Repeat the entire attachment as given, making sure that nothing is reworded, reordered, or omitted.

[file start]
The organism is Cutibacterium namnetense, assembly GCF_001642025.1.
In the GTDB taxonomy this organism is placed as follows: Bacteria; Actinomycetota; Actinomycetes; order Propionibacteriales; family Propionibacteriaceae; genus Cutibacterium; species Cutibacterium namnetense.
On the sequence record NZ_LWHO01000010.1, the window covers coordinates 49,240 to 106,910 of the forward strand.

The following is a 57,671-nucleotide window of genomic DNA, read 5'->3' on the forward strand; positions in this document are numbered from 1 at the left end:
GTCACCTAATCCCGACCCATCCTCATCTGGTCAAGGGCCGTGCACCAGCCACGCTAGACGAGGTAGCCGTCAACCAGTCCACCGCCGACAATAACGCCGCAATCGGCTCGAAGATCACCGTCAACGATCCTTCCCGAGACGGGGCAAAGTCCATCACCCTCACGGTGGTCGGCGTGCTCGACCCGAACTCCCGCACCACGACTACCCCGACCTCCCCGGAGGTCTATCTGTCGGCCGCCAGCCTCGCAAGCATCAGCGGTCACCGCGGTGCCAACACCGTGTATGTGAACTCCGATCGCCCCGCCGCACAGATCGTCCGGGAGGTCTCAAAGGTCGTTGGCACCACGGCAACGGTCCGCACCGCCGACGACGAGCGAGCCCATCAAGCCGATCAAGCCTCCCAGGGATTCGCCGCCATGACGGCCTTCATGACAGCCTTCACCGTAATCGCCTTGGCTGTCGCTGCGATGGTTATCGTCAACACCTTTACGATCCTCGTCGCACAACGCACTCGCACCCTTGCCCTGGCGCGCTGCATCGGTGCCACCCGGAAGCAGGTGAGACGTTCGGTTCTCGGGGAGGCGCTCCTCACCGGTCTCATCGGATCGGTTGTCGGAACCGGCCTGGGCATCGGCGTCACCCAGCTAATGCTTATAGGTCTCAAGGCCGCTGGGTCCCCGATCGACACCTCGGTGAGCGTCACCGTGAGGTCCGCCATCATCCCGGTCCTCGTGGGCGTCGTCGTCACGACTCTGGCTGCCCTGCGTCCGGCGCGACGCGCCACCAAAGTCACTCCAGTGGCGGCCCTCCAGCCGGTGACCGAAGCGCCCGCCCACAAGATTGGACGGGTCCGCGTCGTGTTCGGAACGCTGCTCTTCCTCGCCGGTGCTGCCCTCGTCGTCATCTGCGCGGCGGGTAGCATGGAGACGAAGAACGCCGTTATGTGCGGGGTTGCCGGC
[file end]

The organism is Cutibacterium namnetense, assembly GCF_001642025.1.
In the GTDB taxonomy this organism is placed as follows: Bacteria; Actinomycetota; Actinomycetes; order Propionibacteriales; family Propionibacteriaceae; genus Cutibacterium; species Cutibacterium namnetense.
On the sequence record NZ_LWHO01000010.1, the window covers coordinates 49,240 to 106,910 of the forward strand.

The following is a 57,671-nucleotide window of genomic DNA, read 5'->3' on the forward strand; positions in this document are numbered from 1 at the left end:
GTCACCTAATCCCGACCCATCCTCATCTGGTCAAGGGCCGTGCACCAGCCACGCTAGACGAGGTAGCCGTCAACCAGTCCACCGCCGACAATAACGCCGCAATCGGCTCGAAGATCACCGTCAACGATCCTTCCCGAGACGGGGCAAAGTCCATCACCCTCACGGTGGTCGGCGTGCTCGACCCGAACTCCCGCACCACGACTACCCCGACCTCCCCGGAGGTCTATCTGTCGGCCGCCAGCCTCGCAAGCATCAGCGGTCACCGCGGTGCCAACACCGTGTATGTGAACTCCGATCGCCCCGCCGCACAGATCGTCCGGGAGGTCTCAAAGGTCGTTGGCACCACGGCAACGGTCCGCACCGCCGACGACGAGCGAGCCCATCAAGCCGATCAAGCCTCCCAGGGATTCGCCGCCATGACGGCCTTCATGACAGCCTTCACCGTAATCGCCTTGGCTGTCGCTGCGATGGTTATCGTCAACACCTTTACGATCCTCGTCGCACAACGCACTCGCACCCTTGCCCTGGCGCGCTGCATCGGTGCCACCCGGAAGCAGGTGAGACGTTCGGTTCTCGGGGAGGCGCTCCTCACCGGTCTCATCGGATCGGTTGTCGGAACCGGCCTGGGCATCGGCGTCACCCAGCTAATGCTTATAGGTCTCAAGGCCGCTGGGTCCCCGATCGACACCTCGGTGAGCGTCACCGTGAGGTCCGCCATCATCCCGGTCCTCGTGGGCGTCGTCGTCACGACTCTGGCTGCCCTGCGTCCGGCGCGACGCGCCACCAAAGTCACTCCAGTGGCGGCCCTCCAGCCGGTGACCGAAGCGCCCGCCCACAAGATTGGACGGGTCCGCGTCGTGTTCGGAACGCTGCTCTTCCTCGCCGGTGCTGCCCTCGTCGTCATCTGCGCGGCGGGTAGCATGGAGACGAAGAACGCCGTTATGTGCGGGGTTGCCGGC